No one deserved a road named after him in the heart of New Delhi more than APJ Abdul Kalam, but did it have to be at the expense of Aurangzeb Road? The move not only mirrors the saffron brotherhood’s “good Muslim, bad Muslim” view of the country’s most prominent minority, inspired by none other than the British imperial historians, but also sends out a historically inaccurate message to the world.
Aurangzeb, like the late president, was a ruler who embraced simplicity, making a living out of stitching skull caps and copying the Quran, although he presided over the largest empire in Indian history, stretching across 3.2 million square kilometers, its revenue earnings, according to Wikipedia, swelling up to £38,624,680 in 1690 (the highest in the world at that time). He died in the Deccan and went down in history as the only imperial ruler who did not have a grand mausoleum built to perpetuate his memory. He was, as he had decreed in his lifetime, buried under a wooden slab covered by a holy cloth and flowers — that was all that could be afforded with the 14 rupees and 12 annas he had saved in his lifetime by stitching skull caps (his savings from the reproductions of the Quran added up to Rs 350).
By removing Aurangzeb from the pantheon of historical figures after whom roads are named in New Delhi, the Hindutva cohorts will not be able to blank out his name from the country’s history. After all, he presided over India’s destiny for 49 years; he was the first ruler to abolish the barbaric practice of Sati in 1666; his rule saw the textile flourish like never before with royal patronage; and he had more Hindu mansabdars reporting to him than under any other Mughal emperor. Two of them, Maharaja Jaswant Singh and Mirza Raja Jai Singh, became his key aides — one was made the governor of the strategic province of Gujarat and the other led Aurangzeb’s Deccan campaigns. The Deccani wars bled the state exchequer and it was to raise finances for this financially unsustainable campaign that Aurangzeb re-imposed the jizia, the hated tax which had been abolished by Akbar, on non-Muslims in the second half of his reign.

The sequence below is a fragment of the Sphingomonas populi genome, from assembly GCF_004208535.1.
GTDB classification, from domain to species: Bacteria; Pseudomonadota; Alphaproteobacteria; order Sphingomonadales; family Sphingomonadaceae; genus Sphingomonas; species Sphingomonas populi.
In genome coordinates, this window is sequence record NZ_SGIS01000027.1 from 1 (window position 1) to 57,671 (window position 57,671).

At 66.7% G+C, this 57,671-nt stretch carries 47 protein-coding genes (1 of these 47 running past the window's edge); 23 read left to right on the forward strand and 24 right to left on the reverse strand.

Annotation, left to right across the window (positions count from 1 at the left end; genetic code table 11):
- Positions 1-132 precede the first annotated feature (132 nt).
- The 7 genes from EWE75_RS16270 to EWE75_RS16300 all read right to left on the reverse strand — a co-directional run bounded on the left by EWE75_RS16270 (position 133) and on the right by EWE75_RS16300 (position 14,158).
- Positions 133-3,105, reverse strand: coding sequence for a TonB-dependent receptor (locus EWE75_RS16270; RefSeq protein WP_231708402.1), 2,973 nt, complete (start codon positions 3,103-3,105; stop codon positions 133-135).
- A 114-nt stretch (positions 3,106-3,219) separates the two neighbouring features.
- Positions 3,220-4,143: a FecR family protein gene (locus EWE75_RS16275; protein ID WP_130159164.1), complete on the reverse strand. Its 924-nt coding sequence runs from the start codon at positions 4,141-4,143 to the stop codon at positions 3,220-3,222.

The emperor’s actions such as the re-imposition of jizia, the destruction of Hindu temples (notably the ones in Varanasi, Somnath and Vrindavan), his wars against Shivaji, and the execution of the Maratha leader’s son, Sambhaji, and the Sikh guru, Tegh Bahadur, were grist for the British imperial history mill. By demonising Aurangzeb, Britain’s official historians were able to project their Raj as a deliverance from “Muslim” misrule. In their enterprise, they were ably assisted by Sir Jadunath Sarkar, whose love for the Raj perhaps equalled only his hatred for the last of the great Mughals.
Aurangzeb can be accused of being an authoritarian ruler with a medieval mindset whose insatiable hunger for new territories weakened the empire and spawned a flurry of rebellions by local potentates. He was a pious Muslim, but he was not a fanatical zealot. It was entirely for political reasons that he executed Sambhaji and Guru Tegh Bahadur. He meted out the same treatment to his brothers Dara Shikoh and Murad Baksh. In short, Aurangzeb behaved like any other ruler of his age
Even his policy on demolition of temples has been blown out of proportion — as the American historian Richard Eaton, who had the advantage of distance from the political winds that have determined the directions of Indian historiography, showed in his magisterial analysis of all recorded instances (80 of them) of the demolition of Hindu temples between 1192 and 1790, only 15 can be attributed to Aurangzeb. Ironically, seven of 80 took place in the reign of Akbar!
Aurangzeb baiters may find it even more unpalatable to acknowledge the fact that the emperor, besieged by rebellions in the latter half of his reign, was just as ruthless in his actions against temples he viewed as centres of political opposition to his rule, as he was generous in his support, as recorded by the Hindutva critic Ram Puniyani, to Hindu temples such as Mahakaleshwar of Ujjain, Balaji of Chitrakoot and Umananda Temple of Guwahati, and the Shatrunjaya Jain temples in Gujarat.
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